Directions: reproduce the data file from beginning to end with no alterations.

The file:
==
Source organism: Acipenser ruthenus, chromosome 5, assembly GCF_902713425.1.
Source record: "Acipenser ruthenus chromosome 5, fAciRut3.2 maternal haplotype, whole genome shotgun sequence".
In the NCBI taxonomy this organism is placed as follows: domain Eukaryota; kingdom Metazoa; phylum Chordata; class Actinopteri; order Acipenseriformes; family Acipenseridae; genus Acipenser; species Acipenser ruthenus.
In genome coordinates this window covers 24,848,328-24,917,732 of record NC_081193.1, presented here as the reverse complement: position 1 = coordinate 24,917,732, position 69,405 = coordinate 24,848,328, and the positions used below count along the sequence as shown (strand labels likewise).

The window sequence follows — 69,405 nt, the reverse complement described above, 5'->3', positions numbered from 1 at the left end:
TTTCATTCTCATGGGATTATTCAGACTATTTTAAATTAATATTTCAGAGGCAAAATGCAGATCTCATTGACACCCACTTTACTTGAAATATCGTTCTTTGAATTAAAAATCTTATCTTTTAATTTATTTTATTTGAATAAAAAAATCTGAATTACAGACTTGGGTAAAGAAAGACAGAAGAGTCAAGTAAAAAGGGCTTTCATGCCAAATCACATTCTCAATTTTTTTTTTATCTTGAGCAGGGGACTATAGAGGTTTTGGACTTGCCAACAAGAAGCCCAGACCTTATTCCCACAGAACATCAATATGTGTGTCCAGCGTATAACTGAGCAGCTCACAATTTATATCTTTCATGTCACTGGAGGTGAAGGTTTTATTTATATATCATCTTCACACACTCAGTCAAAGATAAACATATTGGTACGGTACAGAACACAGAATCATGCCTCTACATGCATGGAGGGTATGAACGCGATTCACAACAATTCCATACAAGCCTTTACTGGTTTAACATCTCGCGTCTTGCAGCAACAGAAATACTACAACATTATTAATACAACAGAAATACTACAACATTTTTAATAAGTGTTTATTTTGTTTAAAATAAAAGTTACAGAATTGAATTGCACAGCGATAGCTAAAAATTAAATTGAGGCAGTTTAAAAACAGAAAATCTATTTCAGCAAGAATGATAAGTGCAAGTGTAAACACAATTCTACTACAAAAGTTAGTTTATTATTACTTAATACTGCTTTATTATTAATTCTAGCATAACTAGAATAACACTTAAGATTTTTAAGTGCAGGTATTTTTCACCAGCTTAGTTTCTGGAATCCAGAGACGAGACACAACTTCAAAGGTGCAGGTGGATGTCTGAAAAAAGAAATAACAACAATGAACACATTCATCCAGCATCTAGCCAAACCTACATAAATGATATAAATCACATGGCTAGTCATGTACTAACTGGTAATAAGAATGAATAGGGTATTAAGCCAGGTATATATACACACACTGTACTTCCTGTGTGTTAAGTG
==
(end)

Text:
Source organism: Acipenser ruthenus, chromosome 5, assembly GCF_902713425.1.
Source record: "Acipenser ruthenus chromosome 5, fAciRut3.2 maternal haplotype, whole genome shotgun sequence".
In the NCBI taxonomy this organism is placed as follows: domain Eukaryota; kingdom Metazoa; phylum Chordata; class Actinopteri; order Acipenseriformes; family Acipenseridae; genus Acipenser; species Acipenser ruthenus.
In genome coordinates this window covers 24,848,328-24,917,732 of record NC_081193.1, presented here as the reverse complement: position 1 = coordinate 24,917,732, position 69,405 = coordinate 24,848,328, and the positions used below count along the sequence as shown (strand labels likewise).

The window sequence follows — 69,405 nt, the reverse complement described above, 5'->3', positions numbered from 1 at the left end:
TTTCATTCTCATGGGATTATTCAGACTATTTTAAATTAATATTTCAGAGGCAAAATGCAGATCTCATTGACACCCACTTTACTTGAAATATCGTTCTTTGAATTAAAAATCTTATCTTTTAATTTATTTTATTTGAATAAAAAAATCTGAATTACAGACTTGGGTAAAGAAAGACAGAAGAGTCAAGTAAAAAGGGCTTTCATGCCAAATCACATTCTCAATTTTTTTTTTATCTTGAGCAGGGGACTATAGAGGTTTTGGACTTGCCAACAAGAAGCCCAGACCTTATTCCCACAGAACATCAATATGTGTGTCCAGCGTATAACTGAGCAGCTCACAATTTATATCTTTCATGTCACTGGAGGTGAAGGTTTTATTTATATATCATCTTCACACACTCAGTCAAAGATAAACATATTGGTACGGTACAGAACACAGAATCATGCCTCTACATGCATGGAGGGTATGAACGCGATTCACAACAATTCCATACAAGCCTTTACTGGTTTAACATCTCGCGTCTTGCAGCAACAGAAATACTACAACATTATTAATACAACAGAAATACTACAACATTTTTAATAAGTGTTTATTTTGTTTAAAATAAAAGTTACAGAATTGAATTGCACAGCGATAGCTAAAAATTAAATTGAGGCAGTTTAAAAACAGAAAATCTATTTCAGCAAGAATGATAAGTGCAAGTGTAAACACAATTCTACTACAAAAGTTAGTTTATTATTACTTAATACTGCTTTATTATTAATTCTAGCATAACTAGAATAACACTTAAGATTTTTAAGTGCAGGTATTTTTCACCAGCTTAGTTTCTGGAATCCAGAGACGAGACACAACTTCAAAGGTGCAGGTGGATGTCTGAAAAAAGAAATAACAACAATGAACACATTCATCCAGCATCTAGCCAAACCTACATAAATGATATAAATCACATGGCTAGTCATGTACTAACTGGTAATAAGAATGAATAGGGTATTAAGCCAGGTATATATACACACACTGTACTTCCTGTGTGTTAAGTG